Knowing how to laminate sourdough bread is a handy tool in your sourdough baker's tool kit.
Lamination is a technique traditionally used in pastry to add butter to the layers of pastry (like when you make croissants).
But did you know that lamination is an effective way of building dough strength in sourdough bread.
This blog will show you the correct way to laminate sourdough bread, as well as when to use this technique for the best outcomes.
What is Sourdough Lamination?
When baking sourdough, lamination refers to the process of stretching the dough as thin as you can without tearing it.
When the dough is stretched as thin as it can go, it is then folded up into layers until it becomes a neat little parcel.
Why Do You Laminate Sourdough?
Lamination is mainly performed as a way to build dough strength. It agitates the gluten strands and strengthens them.
Lamination can also be used to make additions to sourdough bread.
Certain ingredients are better when added via lamination rather than stretching and folding.
It can also be the personal preference of the baker.
For example, this Sourdough Olive Loaf uses lamination to incorporate the olives.
Sourdough pasta can also benefit from lamination.
Benefits of sourdough lamination:
- Strengthens gluten network
- Improves dough structure
- Allows you to add ingredients to sourdough
- Can be used instead of a pre shape
- Is a way to strengthen high hydration sourdough
- Gives you a way to swirl in cinnamon or garlic towards the end of bulk fermentation.
At What Stage Do You Laminate Sourdough?
You would generally laminate sourdough during the bulk ferment stage, after you have stretched and folded the dough a few times.
Sourdough needs to be fairly stretchy in order for lamination to be successful. If the dough isn't elastic enough it will tear, making lamination impossible.
I would normally use lamination after 2 -3 sets of stretches and folds in order to strengthen the dough. Alternatively I'd use it at this stage to add extra ingredients (like this parmesan and rosemary sourdough loaf).
Other bakers also use a lamination towards the end of the bulk ferment to add ingredients.
If you perform a lamination at this stage, the ingredients will tend to form a swirl through your dough which can be desirable for things like cinnamon or garlic (which can inhibit fermentation if added earlier).
How To Laminate Sourdough
So, how do you actually laminate sourdough?
Here's an easy, step by step process.
- Ensure the dough is fairly elastic and has been through at least 2 sets of stretches and folds.
- Spritz a large work surface with water.
- Place your dough in the middle of the surface and gently ease each corner of the dough outwards.
- Move around the dough, gently stretching it as you go.
- Once the dough has been stretched as thin as possible, start folding it back up.
- There is no set way to fold the dough, you just want it to end up in a neat package (you can see the picture below).
Is Lamination Really Necessary For Sourdough?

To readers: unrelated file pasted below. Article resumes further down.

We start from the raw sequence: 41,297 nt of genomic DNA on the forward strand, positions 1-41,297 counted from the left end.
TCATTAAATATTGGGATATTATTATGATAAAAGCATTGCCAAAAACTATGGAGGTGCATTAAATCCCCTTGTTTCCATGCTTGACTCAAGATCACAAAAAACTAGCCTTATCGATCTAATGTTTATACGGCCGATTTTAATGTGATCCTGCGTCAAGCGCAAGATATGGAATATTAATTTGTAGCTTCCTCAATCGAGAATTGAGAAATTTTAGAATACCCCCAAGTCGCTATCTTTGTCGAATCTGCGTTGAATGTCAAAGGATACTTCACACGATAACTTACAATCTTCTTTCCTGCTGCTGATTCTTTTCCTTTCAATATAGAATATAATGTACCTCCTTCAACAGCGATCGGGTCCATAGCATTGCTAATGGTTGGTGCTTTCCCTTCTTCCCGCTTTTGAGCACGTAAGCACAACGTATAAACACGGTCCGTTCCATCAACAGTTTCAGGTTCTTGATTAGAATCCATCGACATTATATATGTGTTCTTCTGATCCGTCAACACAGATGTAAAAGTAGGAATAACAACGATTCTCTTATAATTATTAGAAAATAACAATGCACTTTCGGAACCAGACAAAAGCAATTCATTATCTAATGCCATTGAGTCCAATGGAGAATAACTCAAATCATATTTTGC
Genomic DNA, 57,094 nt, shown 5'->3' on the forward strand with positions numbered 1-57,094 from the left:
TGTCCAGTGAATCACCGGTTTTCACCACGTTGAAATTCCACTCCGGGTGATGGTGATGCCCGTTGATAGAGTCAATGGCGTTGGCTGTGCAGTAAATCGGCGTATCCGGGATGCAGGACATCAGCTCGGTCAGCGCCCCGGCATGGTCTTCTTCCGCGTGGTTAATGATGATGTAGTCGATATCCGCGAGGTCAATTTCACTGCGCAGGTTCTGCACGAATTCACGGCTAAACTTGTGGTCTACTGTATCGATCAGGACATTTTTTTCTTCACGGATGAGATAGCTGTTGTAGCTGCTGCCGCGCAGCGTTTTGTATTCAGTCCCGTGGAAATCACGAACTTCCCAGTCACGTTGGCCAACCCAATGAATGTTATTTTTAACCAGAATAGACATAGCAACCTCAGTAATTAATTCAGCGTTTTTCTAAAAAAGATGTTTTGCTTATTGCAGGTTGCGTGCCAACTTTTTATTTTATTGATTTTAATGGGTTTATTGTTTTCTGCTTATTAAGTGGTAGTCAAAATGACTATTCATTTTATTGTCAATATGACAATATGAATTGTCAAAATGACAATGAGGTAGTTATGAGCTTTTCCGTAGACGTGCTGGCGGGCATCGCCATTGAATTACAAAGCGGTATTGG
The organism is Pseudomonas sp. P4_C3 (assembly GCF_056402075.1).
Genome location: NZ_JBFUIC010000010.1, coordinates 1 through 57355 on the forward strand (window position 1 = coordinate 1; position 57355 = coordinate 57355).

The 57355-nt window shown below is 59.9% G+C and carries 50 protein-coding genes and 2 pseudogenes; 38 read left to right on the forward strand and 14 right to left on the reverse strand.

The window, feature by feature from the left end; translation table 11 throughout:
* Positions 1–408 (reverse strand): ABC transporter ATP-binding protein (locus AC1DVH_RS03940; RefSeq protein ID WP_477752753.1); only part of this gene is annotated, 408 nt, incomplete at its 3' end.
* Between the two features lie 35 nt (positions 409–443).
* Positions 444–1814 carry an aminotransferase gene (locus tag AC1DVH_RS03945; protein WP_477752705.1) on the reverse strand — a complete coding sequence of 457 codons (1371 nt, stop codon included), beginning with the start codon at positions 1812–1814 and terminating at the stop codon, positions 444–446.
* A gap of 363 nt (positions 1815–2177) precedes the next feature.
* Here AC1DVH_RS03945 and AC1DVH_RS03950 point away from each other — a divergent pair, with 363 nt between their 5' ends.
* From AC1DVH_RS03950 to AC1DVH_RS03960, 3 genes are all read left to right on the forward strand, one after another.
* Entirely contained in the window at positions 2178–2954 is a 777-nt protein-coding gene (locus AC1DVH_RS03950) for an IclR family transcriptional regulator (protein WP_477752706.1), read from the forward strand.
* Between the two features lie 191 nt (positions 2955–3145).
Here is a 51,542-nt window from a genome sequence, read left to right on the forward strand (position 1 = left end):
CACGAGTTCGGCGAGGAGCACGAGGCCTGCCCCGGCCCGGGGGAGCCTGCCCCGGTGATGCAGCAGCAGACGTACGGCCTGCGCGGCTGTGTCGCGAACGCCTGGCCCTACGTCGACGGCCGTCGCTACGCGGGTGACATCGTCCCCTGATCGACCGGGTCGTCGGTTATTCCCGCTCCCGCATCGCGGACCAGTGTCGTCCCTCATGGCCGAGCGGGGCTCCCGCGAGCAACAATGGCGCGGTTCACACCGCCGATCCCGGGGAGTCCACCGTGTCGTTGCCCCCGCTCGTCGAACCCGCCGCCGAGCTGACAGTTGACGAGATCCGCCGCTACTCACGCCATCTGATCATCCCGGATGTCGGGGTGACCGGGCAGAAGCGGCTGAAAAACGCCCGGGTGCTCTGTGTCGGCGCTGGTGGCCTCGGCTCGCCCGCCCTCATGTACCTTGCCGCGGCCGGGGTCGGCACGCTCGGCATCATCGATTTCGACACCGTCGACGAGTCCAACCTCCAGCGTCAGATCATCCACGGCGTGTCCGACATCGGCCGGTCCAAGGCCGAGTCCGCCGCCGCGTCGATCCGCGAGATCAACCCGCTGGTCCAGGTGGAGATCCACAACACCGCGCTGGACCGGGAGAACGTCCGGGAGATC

For a regular sourdough loaf, lamination isn't essential. You can just stretch and fold the dough.
Stretching and folding is a sufficient technique to develop the gluten network.
Even if you're adding in flavors, lamination isn't necessary. Again, you can stretch and fold the additions in with no issues.
In saying this, lamination can be a way for more advanced sourdough bakers to hone their craft.
Or maybe you enjoy experimenting and are looking for an alternative technique to strengthen your dough.
Also, for some additions, lamination can be an advantage. Some fillings, such as walnuts can tear the gluten network if folded in too late in the process.
For this reason, lamination would be beneficial.
Lamination can also be used in conjunction with coil folds for higher hydration sourdough.
Frequently Asked Questions
No, unlike pastry, you don't need butter to laminate sourdough (unless of course you are making croissants or puff pastry). Laminating sourdough simply requires a flat work surface and some water spray.
If your dough tears easily, you might need to do a few more gentle stretch and folds to ensure that it's strong enough for lamination. Alternatively, just letting it sit for a 10 minute period can also help the gluten to relax and allow you to laminate the dough.
Lamination can be a good alternative to a preshape. Neither lamination nor preshape are actually essential to good sourdough, however, performing lamination towards the end of the bulk ferment can set you up to having a very well shaped dough.
In general, you should be able to laminate dough from around 70% hydration. Any lower than this and the dough may not have enough elasticity to be laminated.
Laminating pizza dough isn't essential, however performing a lamination of the dough can lead to a bubblier, flakier pizza crust. Sourdough pizza dough can be laminated during the bulk ferment. Generally laminating it towards the end of the bulk ferment would yield the best results.
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